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I read on your website all about Hum, and I’m so interested in that. Not so much as a musician myself, but because I think picture books function the same way a song does, as a complete and full narrative that can transcend that small space. What do you think?

I love this question because I absolutely agree. Prior to moving into my career as a creative director, I spent years working as a serious musician playing in an indie rock band. Songwriting and record producing is core to who I am and informs so much of all of my creative processes, both personal and professional.

Writing a great song begins with two questions: What do I want them to know? And how do I want them to feel? Nostalgia? Fear? Melancholy? Vulnerability? Defining the emotional arch predetermines so much about your palette—key, tuning, scale, effects, chord progressions, even mixing decisions. Once that’s defined, you need to reduce all of it, your whole vision, into between three and five minutes of music. It’s such a challenge.

This is true of great books. The books we love tell us a story, but they also tell us feeling. They teach us, adults and children alike, what it feels like to experience something, and they do it in 32 pages, give or take. A songwriter has chords. A picture book maker has paints and pencils. A songwriter has a small collection of seconds or minutes. A picture book maker has pages. Both artists curate their palettes to breathe the right mix of mood into whatever it is they are making.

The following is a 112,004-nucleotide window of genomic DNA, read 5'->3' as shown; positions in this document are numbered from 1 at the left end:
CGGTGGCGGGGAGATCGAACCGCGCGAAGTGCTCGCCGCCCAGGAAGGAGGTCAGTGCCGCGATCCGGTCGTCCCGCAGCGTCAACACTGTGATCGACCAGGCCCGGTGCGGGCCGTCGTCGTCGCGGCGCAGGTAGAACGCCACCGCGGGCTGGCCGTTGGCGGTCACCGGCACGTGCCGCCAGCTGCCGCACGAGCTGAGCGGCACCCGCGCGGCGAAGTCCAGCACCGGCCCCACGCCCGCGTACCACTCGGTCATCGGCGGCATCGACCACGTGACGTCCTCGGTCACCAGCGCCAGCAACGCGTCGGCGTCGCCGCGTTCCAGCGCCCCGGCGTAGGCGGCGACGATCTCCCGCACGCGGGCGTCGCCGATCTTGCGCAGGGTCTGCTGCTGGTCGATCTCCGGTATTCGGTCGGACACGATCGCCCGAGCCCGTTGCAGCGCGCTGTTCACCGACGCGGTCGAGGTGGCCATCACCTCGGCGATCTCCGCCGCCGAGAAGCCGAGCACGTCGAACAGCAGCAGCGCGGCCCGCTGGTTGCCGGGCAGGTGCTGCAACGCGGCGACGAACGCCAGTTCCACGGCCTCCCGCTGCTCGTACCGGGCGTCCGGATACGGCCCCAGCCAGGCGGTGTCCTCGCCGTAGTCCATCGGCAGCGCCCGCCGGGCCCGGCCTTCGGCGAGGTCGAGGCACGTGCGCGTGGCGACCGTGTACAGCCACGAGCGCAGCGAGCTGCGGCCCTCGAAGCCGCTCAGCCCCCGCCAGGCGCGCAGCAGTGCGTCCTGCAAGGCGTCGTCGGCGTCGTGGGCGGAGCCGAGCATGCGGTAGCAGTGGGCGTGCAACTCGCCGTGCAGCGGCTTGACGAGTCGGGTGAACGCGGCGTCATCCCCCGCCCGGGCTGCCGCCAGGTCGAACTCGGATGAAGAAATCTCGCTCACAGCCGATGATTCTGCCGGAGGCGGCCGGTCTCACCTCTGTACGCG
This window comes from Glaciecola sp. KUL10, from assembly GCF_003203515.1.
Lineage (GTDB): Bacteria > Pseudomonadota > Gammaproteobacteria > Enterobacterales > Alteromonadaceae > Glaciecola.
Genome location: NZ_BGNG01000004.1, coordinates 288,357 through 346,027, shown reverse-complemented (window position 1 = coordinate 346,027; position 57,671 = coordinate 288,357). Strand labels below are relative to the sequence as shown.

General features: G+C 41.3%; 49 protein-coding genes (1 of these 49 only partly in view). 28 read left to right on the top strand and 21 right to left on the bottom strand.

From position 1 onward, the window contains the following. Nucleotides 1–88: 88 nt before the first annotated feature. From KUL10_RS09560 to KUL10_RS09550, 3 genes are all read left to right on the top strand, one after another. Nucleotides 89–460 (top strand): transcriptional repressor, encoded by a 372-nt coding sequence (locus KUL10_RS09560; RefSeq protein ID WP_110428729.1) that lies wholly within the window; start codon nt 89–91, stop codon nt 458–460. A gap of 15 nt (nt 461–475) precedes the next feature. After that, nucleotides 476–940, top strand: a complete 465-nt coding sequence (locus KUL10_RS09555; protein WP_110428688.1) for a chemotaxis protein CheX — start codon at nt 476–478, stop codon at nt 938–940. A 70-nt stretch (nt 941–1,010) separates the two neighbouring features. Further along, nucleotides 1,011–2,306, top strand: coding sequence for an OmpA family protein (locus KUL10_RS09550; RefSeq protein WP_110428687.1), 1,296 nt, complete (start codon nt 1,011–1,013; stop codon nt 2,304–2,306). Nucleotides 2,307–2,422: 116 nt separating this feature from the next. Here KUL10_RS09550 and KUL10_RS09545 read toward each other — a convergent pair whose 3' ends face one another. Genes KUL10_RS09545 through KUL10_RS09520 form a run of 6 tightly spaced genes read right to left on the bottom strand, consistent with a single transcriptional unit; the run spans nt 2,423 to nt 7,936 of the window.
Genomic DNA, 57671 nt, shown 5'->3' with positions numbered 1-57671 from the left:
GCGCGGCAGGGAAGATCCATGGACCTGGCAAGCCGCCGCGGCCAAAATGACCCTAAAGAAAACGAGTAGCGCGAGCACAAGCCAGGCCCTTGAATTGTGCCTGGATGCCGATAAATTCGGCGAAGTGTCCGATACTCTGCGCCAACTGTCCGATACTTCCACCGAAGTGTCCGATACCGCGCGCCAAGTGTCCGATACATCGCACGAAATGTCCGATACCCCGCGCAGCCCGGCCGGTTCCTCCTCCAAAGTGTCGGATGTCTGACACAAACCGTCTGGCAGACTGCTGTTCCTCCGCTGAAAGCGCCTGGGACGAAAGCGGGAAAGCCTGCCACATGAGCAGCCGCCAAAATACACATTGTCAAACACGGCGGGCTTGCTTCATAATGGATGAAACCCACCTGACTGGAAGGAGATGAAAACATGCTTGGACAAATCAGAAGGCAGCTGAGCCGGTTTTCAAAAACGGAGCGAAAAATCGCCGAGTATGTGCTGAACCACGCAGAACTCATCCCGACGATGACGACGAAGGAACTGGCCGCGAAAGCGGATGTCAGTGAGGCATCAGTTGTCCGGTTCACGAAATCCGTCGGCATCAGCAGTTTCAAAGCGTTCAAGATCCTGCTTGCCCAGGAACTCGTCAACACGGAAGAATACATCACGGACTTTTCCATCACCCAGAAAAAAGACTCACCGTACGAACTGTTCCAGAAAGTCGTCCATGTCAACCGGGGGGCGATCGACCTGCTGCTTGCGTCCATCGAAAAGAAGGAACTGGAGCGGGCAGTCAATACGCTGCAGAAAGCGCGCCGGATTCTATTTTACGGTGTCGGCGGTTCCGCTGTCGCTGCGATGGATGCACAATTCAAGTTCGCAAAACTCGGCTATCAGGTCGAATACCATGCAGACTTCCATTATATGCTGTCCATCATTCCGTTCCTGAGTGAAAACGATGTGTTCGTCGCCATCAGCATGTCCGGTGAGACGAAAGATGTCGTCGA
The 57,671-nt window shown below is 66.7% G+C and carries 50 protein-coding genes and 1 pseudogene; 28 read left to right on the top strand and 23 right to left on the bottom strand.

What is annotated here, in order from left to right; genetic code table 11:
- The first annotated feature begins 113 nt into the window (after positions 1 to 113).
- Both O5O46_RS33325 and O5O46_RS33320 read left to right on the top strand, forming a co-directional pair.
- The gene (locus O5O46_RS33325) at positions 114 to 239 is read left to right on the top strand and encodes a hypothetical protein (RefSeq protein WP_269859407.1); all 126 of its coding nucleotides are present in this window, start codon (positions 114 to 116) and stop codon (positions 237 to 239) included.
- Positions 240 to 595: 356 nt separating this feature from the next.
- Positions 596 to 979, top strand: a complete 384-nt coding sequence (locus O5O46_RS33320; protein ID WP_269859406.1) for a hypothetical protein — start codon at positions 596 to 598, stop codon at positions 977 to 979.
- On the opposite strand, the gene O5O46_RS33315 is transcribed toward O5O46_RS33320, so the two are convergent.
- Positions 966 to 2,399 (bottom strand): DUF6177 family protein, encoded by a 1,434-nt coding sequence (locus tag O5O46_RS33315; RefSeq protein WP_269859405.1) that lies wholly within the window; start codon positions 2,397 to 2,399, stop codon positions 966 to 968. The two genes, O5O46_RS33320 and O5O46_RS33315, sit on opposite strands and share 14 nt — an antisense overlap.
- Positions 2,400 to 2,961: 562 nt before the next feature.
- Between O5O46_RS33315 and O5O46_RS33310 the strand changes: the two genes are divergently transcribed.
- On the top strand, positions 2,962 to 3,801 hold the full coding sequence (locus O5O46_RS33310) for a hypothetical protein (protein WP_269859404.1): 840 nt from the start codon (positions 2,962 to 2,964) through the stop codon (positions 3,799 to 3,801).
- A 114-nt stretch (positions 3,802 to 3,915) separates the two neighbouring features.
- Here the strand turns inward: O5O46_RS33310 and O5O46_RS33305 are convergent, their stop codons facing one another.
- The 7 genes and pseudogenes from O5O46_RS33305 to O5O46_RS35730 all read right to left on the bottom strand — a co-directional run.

More than any other mediums I’ve explored, children’s books and songs are the most related.

Like you suggest, great songs and picture books transcend their small spaces. They live on in your mind and heart and come to mean or represent so much more long after the final chord has rung and last page has turned.

Reviews have called this debut reminiscient of Maurice Sendak, Jon Klassen, and Wes Anderson, all huge story heroes. Who are your own story heroes?

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I know this is a picture book blog, but my greatest passion is cinema. I love movies and have my whole life. My dad encouraged me to explore the classics, with a particular emphasis on the defining films of the 60s and 70s. Many of my story heroes are filmmakers. I am a huge fan of Jean-Pierre Melville because he found a way to steal the best parts of Hitchcock and blend it with that kind cool only the French possess.

As a child, I loved Spielberg and the wonderful films Amblin would produce because they seemed to understand children in a way few other films did. I do love Wes Anderson for his vision and wit but also for the expert way he handles melancholy. When I begin a new picture book, I typically dive into the films that I feel share a similar atmosphere or message. It’s intentionally obvious I’ve included a few homages to Anderson’s films and style in POND—I wanted to thank him for inspiring me, and I wanted to give moms and dads something of their own to discover within the book.